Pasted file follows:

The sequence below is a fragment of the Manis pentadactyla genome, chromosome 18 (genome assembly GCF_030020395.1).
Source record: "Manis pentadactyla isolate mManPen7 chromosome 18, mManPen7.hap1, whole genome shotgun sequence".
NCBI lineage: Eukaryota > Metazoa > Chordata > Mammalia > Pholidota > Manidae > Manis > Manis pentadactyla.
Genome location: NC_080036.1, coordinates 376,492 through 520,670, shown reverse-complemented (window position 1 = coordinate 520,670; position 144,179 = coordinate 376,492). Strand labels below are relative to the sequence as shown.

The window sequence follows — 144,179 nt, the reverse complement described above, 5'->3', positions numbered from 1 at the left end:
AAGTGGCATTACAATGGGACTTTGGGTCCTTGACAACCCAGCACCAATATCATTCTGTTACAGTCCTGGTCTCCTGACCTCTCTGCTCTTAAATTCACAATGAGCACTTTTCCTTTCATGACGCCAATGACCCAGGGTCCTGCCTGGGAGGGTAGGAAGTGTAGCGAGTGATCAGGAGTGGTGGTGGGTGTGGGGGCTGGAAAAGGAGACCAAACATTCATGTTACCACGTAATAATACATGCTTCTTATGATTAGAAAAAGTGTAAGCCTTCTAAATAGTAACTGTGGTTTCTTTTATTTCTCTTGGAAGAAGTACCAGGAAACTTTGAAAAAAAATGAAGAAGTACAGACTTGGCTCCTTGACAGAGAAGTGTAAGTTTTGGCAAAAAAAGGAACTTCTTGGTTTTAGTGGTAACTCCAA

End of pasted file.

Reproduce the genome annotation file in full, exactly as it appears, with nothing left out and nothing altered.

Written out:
The sequence below is a fragment of the Manis pentadactyla genome, chromosome 18 (genome assembly GCF_030020395.1).
Source record: "Manis pentadactyla isolate mManPen7 chromosome 18, mManPen7.hap1, whole genome shotgun sequence".
NCBI lineage: Eukaryota > Metazoa > Chordata > Mammalia > Pholidota > Manidae > Manis > Manis pentadactyla.
Genome location: NC_080036.1, coordinates 376,492 through 520,670, shown reverse-complemented (window position 1 = coordinate 520,670; position 144,179 = coordinate 376,492). Strand labels below are relative to the sequence as shown.

The window sequence follows — 144,179 nt, the reverse complement described above, 5'->3', positions numbered from 1 at the left end:
AAGTGGCATTACAATGGGACTTTGGGTCCTTGACAACCCAGCACCAATATCATTCTGTTACAGTCCTGGTCTCCTGACCTCTCTGCTCTTAAATTCACAATGAGCACTTTTCCTTTCATGACGCCAATGACCCAGGGTCCTGCCTGGGAGGGTAGGAAGTGTAGCGAGTGATCAGGAGTGGTGGTGGGTGTGGGGGCTGGAAAAGGAGACCAAACATTCATGTTACCACGTAATAATACATGCTTCTTATGATTAGAAAAAGTGTAAGCCTTCTAAATAGTAACTGTGGTTTCTTTTATTTCTCTTGGAAGAAGTACCAGGAAACTTTGAAAAAAAATGAAGAAGTACAGACTTGGCTCCTTGACAGAGAAGTGTAAGTTTTGGCAAAAAAAGGAACTTCTTGGTTTTAGTGGTAACTCCAA